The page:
Tuesday, 29 September 2020

Barriers to entry

The official NHS test and trace app was launched last Thursday, and has reportedly already been downloaded more than 10 million times. It is now mandatory for pubs and other hospitality venues to display the poster featuring the QR code and to accept usage of the app as a customer sign-in. However, a problem is that the app only works on relatively new smartphones, so anyone with an older phone will be unable to download or use it, let alone anyone without a smartphone, or who doesn’t use a mobile phone at all. The government guidelines make it clear that pubs should continue to operate a manual sign-in system for people unable to use the app.

In England, you do not have to request details from people who check in with the official NHS QR poster, and venues should not ask them to do both. Venues must not make the specific use of the NHS QR code a precondition of entry (as the individual has the right to choose to provide their contact details if they prefer). Should someone choose to check in with the official NHS QR poster, a venue should check their phone screen to ensure they have successfully checked in.
However, I’ve seen a number of reports of venues including pubs refusing entry if the app isn’t used. The phrase “MUST NOT” is an indicator of illegality in the Highway Code; I’m not sure that it quite is here, but it’s certainly strongly deprecating that behaviour.

I struggle to understand why any establishment should choose to do this, given that they’re excluding a substantial proportion of the population. I can only conclude it’s rather like refusing to accept cash, that it’s a sign of how modern and progressive they are, and that they don’t want the custom of the old, the poor, the thrifty and the nonconformist.

There have also been numerous reports of pubs and restaurants insisting on customers downloading an app to order, which raises exactly the same issues of social exclusion. A further problem that has been reported is a pub insisting that customers who sign in manually provide ID to back up their details.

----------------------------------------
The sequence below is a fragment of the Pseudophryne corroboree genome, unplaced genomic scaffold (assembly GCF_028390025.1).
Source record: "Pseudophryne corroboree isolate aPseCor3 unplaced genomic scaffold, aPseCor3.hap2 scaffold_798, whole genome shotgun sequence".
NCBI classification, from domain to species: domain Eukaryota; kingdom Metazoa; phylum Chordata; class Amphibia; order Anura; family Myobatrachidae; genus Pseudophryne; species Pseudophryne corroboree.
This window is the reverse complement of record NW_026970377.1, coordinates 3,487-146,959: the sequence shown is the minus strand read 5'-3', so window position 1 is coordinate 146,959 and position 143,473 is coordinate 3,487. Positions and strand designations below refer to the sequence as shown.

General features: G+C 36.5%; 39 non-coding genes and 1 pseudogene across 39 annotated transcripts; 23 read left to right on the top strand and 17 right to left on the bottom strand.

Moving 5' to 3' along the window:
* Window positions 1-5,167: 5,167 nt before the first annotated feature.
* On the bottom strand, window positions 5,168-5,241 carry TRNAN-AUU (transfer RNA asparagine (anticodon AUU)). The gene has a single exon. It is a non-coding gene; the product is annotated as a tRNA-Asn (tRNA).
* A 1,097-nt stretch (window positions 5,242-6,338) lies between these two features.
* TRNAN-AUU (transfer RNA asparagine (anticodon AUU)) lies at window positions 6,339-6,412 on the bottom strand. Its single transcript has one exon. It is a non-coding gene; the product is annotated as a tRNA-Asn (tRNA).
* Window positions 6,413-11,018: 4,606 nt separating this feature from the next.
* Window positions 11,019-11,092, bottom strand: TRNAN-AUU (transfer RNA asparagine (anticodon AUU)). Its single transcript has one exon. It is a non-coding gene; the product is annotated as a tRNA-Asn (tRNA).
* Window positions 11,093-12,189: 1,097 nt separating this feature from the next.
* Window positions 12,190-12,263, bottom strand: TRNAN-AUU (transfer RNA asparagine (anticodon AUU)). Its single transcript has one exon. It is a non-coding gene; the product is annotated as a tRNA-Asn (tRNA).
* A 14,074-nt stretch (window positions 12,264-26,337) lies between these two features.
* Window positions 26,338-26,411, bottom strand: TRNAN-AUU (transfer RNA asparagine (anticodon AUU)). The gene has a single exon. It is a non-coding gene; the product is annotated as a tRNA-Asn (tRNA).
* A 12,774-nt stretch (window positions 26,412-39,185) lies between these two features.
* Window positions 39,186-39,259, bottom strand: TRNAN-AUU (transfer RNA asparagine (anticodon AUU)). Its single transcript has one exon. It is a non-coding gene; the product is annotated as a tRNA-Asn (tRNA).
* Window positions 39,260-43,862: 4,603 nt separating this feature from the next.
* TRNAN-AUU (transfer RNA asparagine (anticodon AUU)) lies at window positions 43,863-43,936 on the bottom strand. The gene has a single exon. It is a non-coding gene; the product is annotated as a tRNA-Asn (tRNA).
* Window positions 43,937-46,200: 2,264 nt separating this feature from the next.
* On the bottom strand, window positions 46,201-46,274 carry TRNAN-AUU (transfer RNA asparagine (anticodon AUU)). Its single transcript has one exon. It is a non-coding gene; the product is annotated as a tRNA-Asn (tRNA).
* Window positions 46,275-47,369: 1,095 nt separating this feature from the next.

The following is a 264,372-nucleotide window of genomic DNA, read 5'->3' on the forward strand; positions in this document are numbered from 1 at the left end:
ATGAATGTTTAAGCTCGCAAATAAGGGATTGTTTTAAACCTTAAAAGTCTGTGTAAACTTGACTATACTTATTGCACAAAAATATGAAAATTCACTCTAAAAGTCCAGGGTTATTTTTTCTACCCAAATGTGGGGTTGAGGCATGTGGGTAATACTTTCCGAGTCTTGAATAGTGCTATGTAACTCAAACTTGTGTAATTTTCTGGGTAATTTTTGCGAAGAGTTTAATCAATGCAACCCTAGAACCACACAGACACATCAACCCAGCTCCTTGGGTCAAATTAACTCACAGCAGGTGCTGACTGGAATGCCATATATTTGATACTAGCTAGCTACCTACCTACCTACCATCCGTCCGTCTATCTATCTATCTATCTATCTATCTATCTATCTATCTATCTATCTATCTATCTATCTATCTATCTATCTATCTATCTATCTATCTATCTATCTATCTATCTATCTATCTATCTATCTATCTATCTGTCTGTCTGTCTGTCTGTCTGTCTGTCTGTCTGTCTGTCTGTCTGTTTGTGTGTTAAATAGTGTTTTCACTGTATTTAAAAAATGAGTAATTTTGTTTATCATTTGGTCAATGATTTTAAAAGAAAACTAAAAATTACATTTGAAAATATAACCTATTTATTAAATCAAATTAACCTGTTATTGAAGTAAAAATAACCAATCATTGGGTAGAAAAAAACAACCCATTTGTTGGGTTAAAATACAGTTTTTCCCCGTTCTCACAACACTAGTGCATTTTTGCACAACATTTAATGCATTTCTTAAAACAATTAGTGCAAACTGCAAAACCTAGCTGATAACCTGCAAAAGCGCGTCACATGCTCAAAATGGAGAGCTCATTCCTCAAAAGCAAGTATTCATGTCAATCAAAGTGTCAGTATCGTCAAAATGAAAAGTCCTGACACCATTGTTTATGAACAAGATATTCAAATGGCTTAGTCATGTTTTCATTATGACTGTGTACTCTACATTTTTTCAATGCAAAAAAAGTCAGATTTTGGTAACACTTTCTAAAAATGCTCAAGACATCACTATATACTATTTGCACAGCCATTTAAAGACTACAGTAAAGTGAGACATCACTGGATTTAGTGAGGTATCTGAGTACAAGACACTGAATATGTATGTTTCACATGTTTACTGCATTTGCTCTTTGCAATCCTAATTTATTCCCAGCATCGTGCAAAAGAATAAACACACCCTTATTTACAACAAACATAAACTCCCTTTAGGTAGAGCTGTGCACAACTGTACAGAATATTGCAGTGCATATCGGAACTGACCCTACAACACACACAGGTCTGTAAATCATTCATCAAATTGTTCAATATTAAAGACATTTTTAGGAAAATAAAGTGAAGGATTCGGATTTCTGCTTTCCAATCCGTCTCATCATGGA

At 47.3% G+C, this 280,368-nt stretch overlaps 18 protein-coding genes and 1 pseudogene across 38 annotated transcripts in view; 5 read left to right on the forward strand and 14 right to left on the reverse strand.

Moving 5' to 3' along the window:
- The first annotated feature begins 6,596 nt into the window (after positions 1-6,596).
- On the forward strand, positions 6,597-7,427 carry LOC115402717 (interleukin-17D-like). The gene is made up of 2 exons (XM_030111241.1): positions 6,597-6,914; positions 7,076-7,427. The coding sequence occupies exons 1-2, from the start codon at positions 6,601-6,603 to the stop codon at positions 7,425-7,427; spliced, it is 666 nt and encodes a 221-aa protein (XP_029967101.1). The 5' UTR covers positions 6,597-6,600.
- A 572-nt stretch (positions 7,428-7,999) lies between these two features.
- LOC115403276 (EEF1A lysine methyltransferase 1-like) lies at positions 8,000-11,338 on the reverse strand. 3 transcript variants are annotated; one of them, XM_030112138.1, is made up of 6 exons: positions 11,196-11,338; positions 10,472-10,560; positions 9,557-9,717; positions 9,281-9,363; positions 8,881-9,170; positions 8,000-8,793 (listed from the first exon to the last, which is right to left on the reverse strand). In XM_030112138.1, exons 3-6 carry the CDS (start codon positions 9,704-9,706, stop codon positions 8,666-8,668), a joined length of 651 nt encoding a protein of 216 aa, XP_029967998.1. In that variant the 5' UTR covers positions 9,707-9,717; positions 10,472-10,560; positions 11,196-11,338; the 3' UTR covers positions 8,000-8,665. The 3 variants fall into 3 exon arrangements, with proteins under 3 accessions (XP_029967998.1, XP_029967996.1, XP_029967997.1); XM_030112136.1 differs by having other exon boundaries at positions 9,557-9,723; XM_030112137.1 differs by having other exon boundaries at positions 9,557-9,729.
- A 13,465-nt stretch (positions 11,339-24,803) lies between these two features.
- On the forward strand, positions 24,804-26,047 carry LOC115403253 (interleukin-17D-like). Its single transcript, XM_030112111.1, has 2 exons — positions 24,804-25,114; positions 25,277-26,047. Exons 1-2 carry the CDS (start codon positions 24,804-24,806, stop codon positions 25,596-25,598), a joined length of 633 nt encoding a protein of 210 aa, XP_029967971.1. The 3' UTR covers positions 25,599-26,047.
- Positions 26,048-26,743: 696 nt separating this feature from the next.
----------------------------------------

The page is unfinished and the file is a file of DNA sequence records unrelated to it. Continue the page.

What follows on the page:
I’ve also seen a report of a pub asking a customer with a medical mask exemption to specify the nature of their condition, which is unquestionably illegal. And surely it won’t be too long before a pub refuses entry point-blank to a mask-exempt person.

We are being exhorted to support pubs in these difficult times, but it has to be questioned whether some are really deserving of support. Obviously people will establish what the restrictions are in places they regularly use, and make their own decision as to whether they find them welcoming, but it makes visiting less familiar pubs a complete lottery.

Wednesday, 23 September 2020

Time is called

I’m conscious that this blog has turned into a running commentary on the government’s Covid policy, but given the way it has dominated the news agenda and the profound effect it has had on the pub trade it is impossible to avoid or downplay the subject. Back in July, there were hopes that things would start to slowly improve and return to normal but, especially following yesterday’s announcement of draconian new restrictions, we now seem to be descending ever deeper into a dystopian nightmare.

Some people in the industry have tried to put a brave face on the new measures, but it’s impossible to avoid the conclusion that they will lead to severe damage. The 10 pm curfew is the time by which all customers must leave, not last orders, meaning that even a pub nominally closing at 11 will lose 90 minutes’ trade, one closing at midnight or later considerably more. Some have talked about it increasing speed drinking, but I suspect the reality is that many customers simply won’t bother coming out at all. People can’t simply come out earlier if they have other things to do first.

For many restaurants, it won’t be just a case of losing a hour’s trade, but of losing one of two sittings during the evening, and thus half their entire business. And one well-known Manchester pub has already announced that they don’t see that it will be worth trading at all while the curfew is in force. From a personal point of view, it will scarcely affect me, as I’m very rarely in pubs in the late evening, but I recognise that for many pubs, especially urban wet-led locals, that’s when they do a major part of their business.

Then there is the requirement for pub customers to wear masks at all times except when seated. I have already discussed this in depth in the context of Scotland, so I don’t propose to go over all of that again. But I have made the point before that what people may grudgingly put up with when doing something essential like grocery shopping may not be so welcome when taking part in what is supposed to be a relaxing leisure activity. This is certainly the experience of one pub landlady.